I drew this portrait from an extremely impressive bronze bust in the Naples Archeological Museum. At the time it was simply labeled Seneca, but I later learned that the attribution was disputed. The online presentation of the Museo Archeologico Nazionale, Naples describes the state of discussion in the following way:
Nowadays the prevailing interpretation is that the head is a portrait of a dramatist due to the presence, on a copy now at the Museo delle Terme at Rome, of an ivy wreath, the prize for theatrical contexts: some scholars specifically identify him as Aristophanes, because the type in question is associated, in a double herm of Villa Albani, with the portrait of Menander; according to other experts, it could be a portrait of Aesop, Hesiod, Callimachus or Apollonius of Rhodes. We can therefore be quite certain that the person depicted must have been extremely famous, as is proven by the large number of copies to survive, which number a total of forty. From the qualitative point of view, the head displays excellent workmanship; rather than a copy, it might well even be the original from which all the others are reproduced, and should be regarded as a portrait of reconstruction in which the accentuated wrinkles and folds of the face and forehead of the man, the intentionally unruly locks and the wrinkly neck contrast openly with the unwavering, penetrating gaze. The original should be ascribed to the trend of realistic virtuosity, dateable to between the third and second century BC.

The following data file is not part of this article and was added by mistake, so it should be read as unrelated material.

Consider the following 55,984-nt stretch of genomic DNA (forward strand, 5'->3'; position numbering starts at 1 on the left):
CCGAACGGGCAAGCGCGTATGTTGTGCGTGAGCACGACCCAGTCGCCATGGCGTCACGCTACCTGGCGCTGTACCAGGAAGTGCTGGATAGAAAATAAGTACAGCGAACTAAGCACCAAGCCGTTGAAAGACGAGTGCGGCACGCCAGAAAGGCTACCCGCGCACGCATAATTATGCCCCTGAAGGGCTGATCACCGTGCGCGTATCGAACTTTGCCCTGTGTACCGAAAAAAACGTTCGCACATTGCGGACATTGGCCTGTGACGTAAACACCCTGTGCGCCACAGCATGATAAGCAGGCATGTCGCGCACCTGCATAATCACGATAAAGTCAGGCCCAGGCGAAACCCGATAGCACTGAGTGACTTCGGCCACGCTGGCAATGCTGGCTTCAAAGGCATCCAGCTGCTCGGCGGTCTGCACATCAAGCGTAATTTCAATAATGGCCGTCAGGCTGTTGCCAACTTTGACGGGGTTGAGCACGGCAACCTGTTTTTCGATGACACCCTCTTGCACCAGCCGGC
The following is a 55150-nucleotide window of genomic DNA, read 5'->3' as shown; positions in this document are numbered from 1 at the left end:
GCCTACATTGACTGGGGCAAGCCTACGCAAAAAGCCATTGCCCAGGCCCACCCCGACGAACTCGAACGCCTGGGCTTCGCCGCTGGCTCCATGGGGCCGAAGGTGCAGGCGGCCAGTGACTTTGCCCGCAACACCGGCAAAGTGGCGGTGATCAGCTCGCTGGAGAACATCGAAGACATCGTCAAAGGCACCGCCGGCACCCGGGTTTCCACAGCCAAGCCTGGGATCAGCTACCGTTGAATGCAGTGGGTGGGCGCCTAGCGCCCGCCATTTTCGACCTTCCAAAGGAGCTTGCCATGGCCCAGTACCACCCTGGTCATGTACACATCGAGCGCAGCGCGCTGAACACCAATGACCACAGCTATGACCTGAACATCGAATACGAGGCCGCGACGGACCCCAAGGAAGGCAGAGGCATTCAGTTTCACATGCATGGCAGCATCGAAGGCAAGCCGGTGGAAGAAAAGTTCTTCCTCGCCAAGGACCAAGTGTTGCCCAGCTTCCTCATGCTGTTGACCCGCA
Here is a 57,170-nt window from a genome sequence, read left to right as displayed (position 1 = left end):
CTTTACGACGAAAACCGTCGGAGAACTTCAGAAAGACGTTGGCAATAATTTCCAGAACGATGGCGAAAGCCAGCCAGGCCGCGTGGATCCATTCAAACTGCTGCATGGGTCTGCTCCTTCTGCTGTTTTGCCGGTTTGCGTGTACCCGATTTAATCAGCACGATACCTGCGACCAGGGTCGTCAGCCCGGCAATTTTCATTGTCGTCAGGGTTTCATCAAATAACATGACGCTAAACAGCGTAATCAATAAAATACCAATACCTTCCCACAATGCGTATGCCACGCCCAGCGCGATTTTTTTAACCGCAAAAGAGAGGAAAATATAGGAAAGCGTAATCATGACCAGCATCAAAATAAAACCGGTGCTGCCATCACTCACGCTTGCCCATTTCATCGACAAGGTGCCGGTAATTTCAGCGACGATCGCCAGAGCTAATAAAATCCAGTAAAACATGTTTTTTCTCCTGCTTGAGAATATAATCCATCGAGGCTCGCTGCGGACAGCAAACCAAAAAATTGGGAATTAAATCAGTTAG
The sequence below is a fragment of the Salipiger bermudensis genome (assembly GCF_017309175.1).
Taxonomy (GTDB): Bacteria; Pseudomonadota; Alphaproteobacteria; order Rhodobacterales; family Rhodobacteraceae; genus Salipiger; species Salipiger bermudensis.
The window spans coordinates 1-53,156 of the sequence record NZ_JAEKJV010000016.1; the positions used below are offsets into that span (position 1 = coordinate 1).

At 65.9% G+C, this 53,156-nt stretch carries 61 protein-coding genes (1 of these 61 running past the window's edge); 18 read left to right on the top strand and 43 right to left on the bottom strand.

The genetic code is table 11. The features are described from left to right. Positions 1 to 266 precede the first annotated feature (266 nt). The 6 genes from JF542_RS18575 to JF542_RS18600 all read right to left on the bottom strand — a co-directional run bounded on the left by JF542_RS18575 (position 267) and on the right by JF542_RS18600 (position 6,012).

It is nice to have a portrait drawing that you can label as any of a number of fabulous classical writers, depending on your needs. I have made this drawing into a limited edition print, click here for more information.